Cecil Cummins, Emeritus Professor, Anaerobe Lab
Name of Interviewee: Cecil Cummins, Emeritus Professor Anaerobic Microbiology
Interviewer: John Hess, Professor of Biochemistry
Date of Interview: March 17, 2005
Location of Interview: Sound Booth, Media Building, Virginia Tech, Blacksburg, Virginia
Hess: I am John Hess, and I'm here to interview Cecil Cummins who was a member of the Anaerobic Biochemistry Laboratory called the Anaerobe Lab in the 1970s and 1980s. I am a former member of the Biochemistry Department, and because there was an affiliation of that program with biochemistry, we are making efforts to preserve some of the history for that group.
Cummins: I am Cecil Cummins, and I was a part of the Anaerobe Lab between 1967 and when I retired in 1989. I am here to restore some memory to myself and to John Hess about what used to go on in the Anaerobe Lab during those years. I have some papers here that I will be discussing with him. We will try to find out what actually did go on because it is quite a long time ago now.
Hess: Thank you Cecil. I would like to start by looking back to some of your career before you arrived in Blacksburg and how your interests ultimately crossed with those of persons in the Anaerobe Lab.
Cummins: Well, my original degree was in medicine. I graduated from Trinity College, Dublin (Ireland) in 1943 in medicine. I never did much clinical medicine; I quickly got into laboratory work, and I was a pathologist in the Royal Army Medical Corps for a time at the end of the war. Later for a couple years I was in Palestine with the British forces. I was in charge of a hospital laboratory. When I came back to England, although I was originally from Ireland, I had a job in the London Hospital Medical College, which is in the East End of London. I was employed as teacher for medical students. This was a medical college with medical and dental students. We also had a nursing school. I used to help to take part in the teaching of microbiology to all those three groups, although it was primarily to the medical students.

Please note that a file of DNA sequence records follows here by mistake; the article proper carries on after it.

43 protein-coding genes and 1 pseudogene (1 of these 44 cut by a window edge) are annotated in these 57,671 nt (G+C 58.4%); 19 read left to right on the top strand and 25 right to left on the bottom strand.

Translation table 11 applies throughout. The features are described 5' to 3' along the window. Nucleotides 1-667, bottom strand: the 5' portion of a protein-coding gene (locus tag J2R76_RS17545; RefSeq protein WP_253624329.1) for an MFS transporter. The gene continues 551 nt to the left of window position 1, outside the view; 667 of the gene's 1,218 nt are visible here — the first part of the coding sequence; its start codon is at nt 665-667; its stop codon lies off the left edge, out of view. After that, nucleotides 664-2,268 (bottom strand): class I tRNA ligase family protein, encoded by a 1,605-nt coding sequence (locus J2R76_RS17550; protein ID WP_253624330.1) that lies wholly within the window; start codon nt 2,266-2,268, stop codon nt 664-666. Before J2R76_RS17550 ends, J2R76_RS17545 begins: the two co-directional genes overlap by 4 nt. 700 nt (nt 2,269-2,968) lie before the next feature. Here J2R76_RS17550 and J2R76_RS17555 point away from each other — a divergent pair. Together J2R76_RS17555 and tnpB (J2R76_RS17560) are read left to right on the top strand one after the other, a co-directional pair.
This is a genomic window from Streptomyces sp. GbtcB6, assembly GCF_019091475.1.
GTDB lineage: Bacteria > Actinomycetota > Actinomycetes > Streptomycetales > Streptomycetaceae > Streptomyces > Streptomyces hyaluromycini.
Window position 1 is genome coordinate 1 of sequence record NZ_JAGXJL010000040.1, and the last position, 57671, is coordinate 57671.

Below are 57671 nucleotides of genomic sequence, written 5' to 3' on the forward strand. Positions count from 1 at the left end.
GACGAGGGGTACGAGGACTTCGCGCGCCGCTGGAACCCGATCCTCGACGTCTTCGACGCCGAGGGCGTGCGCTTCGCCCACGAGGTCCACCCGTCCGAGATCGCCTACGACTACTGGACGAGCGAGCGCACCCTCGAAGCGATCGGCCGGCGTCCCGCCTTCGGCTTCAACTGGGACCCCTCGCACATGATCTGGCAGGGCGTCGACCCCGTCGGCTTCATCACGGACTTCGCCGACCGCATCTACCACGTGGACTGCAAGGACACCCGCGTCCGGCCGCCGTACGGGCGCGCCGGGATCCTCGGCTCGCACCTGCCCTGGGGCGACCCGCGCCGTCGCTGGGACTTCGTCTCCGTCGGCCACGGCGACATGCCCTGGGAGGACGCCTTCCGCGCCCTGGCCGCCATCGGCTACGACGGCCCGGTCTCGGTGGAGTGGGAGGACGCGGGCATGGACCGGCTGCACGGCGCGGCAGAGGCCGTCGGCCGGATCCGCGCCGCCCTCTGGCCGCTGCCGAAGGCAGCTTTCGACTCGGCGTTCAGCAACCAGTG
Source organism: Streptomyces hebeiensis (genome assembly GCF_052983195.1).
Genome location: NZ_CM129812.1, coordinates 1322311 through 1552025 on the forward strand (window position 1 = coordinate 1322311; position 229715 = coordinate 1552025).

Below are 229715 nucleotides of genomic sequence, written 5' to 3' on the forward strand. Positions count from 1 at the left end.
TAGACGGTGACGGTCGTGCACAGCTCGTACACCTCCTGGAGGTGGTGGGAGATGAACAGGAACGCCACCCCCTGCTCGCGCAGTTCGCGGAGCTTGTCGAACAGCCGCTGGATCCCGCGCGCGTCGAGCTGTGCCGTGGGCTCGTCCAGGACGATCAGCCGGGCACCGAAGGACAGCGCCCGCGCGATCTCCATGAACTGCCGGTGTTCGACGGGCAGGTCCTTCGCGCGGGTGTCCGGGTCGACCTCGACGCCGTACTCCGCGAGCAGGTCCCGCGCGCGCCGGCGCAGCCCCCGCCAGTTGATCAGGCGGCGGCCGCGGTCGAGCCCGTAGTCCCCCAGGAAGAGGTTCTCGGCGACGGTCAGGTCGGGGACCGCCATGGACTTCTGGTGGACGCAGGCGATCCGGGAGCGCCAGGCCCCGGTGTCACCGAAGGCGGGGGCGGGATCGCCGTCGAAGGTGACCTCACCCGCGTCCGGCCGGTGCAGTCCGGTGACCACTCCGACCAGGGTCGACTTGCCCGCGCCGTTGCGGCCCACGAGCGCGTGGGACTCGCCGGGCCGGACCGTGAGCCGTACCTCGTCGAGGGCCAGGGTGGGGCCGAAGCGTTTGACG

At the same time it was quite a nice job because we actually had what you might consider three months on and three months off. There were two courses in the year, each of which lasted three months. The other three months you were free and, in fact, expected to do some original research. So this schedule gave you plenty of time to keep that going. In fact, during the three months you were on, you weren't on all week—you had several days free. It was quite easy to do research as well as take part in the teaching.
I got interested in the surface antigens in bacteria. I was looking at the various corynebacteria, and we were trying to find out how many groups there were. In the process for these organisms, it was not very easy to get a useable agglutinable suspension. They tended to be what you called rough. In other words they would not form a nice smooth suspension in water. They tended to auto-agglutinate.
At that time there was an Australian in Cambridge, England called Milton Salton. He had discovered a way of breaking up bacteria by shaking them with very small glass beads, about 100 micron size glass beads. So I tried this to see if I could get useable suspensions for agglutination tests by shaking these organisms with these small glass beads. We discovered rapidly that this totally changed all the properties of these things. In fact they did become suspendable, they gave a smooth suspension in water or saline. But their reactions were all different.